• Sleeping on Planes, Trains and Automobiles

    A story recently appeared in the magazine Advertising Age, which caters to marketing executives. It reported on an ingenius targeted advertising campaign that was recently launched on behalf of the fast food chain Burger King in Seoul, South Korea. Apparently, when looking at the list of countries that are most sleep deprived, South Korea ranks pretty near the top, and the city of Seoul is among the worst affected in the country. As a result, commuters often attempt to make up for lost sleep while they are riding the subway in the morning, especially because the city’s workers have a reputation for having extremely long commutes. Continue reading

  • How Colleges Are Encouraging Students To Get More Sleep

    If America is a sleep-deprived nation, then the canary in the coal mine is our college students, who notoriously party into the wee hours and then stagger into early morning classes, or else pull all-nighters to complete projects and essays or study for exams. Though some may consider this a time-honored tradition, others see it as a health hazard that puts students at risk for a bevy of conditions that have been associated with sleep deprivation, including obesity, depression, diabetes, sleep apnea, and cardiovascular problems. In an effort to curb the tendency and educate students about the benefits and importance of getting a good night’s sleep, many colleges are taking extraordinary measures to raise awareness. Continue reading

  • Circadian Rhythms Respond to Color of Daylight, Not Intensity

    Though sleep experts have long known that the stability and establishment of our biological, or circadian, rhythms are completely reliant on our exposure to daylight and the rising and setting of the sun, little has been understood about exactly what it is that light does or what factor in daylight serves as the catalyst for our response. But now, a study published in the journal PLOS Biology has found that it is specifically the color of the light that we see, and not its brightness or intensity, that tells our bodies when it is time to wake up and when to go to sleep. As the color of the sky changes in the light of dawn or near sunset, the body recognizes those signals. Continue reading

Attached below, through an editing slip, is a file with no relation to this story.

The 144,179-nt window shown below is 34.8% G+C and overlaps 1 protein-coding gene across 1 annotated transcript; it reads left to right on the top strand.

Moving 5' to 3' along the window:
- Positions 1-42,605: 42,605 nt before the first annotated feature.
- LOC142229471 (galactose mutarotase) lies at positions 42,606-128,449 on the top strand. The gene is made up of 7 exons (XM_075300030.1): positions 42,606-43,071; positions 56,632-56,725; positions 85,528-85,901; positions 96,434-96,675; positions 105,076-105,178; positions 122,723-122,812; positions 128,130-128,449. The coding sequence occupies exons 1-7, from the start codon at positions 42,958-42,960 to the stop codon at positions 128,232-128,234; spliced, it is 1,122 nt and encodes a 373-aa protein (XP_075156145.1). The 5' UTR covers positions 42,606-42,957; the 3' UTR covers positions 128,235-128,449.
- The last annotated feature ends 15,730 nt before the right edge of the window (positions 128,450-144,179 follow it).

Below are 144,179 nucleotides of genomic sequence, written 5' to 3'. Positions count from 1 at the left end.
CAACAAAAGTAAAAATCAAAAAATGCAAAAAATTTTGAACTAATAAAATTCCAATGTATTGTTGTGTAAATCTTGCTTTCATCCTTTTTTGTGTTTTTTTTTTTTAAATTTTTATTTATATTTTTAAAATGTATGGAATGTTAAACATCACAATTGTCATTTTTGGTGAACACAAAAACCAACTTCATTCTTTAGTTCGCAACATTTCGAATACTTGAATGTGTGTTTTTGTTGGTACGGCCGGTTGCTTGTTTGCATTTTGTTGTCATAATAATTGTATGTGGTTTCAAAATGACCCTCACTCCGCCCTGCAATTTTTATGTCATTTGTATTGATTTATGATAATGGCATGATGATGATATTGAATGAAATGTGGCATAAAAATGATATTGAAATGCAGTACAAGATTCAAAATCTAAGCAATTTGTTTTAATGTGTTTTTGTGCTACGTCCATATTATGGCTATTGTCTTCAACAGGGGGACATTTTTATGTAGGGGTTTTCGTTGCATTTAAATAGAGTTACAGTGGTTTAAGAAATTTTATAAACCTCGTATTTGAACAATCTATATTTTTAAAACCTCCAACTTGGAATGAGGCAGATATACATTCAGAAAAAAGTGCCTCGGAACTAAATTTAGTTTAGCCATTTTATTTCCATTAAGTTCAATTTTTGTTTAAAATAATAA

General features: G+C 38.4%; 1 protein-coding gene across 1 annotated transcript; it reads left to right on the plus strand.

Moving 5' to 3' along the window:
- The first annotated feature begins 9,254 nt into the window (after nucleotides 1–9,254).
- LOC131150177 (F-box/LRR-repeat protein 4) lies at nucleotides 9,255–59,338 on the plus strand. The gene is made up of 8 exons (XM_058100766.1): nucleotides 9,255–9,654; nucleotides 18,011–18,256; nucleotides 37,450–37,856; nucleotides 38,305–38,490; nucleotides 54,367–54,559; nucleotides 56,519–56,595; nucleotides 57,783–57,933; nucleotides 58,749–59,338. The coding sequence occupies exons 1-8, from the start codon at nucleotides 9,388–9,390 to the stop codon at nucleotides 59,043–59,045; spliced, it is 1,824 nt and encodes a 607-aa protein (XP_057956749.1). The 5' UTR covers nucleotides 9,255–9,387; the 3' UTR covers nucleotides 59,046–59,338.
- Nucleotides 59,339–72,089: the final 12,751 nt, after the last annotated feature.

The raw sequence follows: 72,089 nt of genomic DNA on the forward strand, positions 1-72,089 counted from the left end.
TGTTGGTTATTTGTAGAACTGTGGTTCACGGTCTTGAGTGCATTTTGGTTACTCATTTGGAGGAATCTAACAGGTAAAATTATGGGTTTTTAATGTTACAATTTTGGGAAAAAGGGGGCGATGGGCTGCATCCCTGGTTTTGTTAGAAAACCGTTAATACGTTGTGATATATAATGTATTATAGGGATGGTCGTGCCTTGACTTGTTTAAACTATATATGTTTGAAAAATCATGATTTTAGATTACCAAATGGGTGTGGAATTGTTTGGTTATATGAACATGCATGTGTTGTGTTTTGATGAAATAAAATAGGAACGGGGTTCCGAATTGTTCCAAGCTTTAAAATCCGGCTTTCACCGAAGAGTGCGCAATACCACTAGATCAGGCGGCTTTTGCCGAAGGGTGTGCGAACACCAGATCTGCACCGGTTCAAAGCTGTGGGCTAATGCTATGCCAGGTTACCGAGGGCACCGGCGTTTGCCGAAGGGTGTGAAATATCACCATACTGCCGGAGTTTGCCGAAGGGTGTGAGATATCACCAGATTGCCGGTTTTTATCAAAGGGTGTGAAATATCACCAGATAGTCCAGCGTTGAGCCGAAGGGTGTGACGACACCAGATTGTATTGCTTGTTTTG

• New Research Shows Why Sleep Deprived Brain Poses Such Tremendous Danger

    Over the last several years, there have been increasing reports of tragic accidents that have been attributed to sleep deprivation. The nuclear accidents at Chernobyl and Three Mile Island, the wreck of the Exxon Valdez, the recent train derailment on the Long Island Railroad, and most recently the truck accident that took the life of comedian Tracey Morgan’s friend, and which seriously injured Morgan himself are just a few examples. Researchers have been working to understand exactly what the mechanism is that makes sleep deprivation so dangerous, and a new study conducted by researchers at Duke University and the National University of Singapore has indicated that people who are sleep deprived have extended periods in which their brains function normally, but these are interspersed with periods in which response is slow and visual processing and attention drop precipitously. Continue reading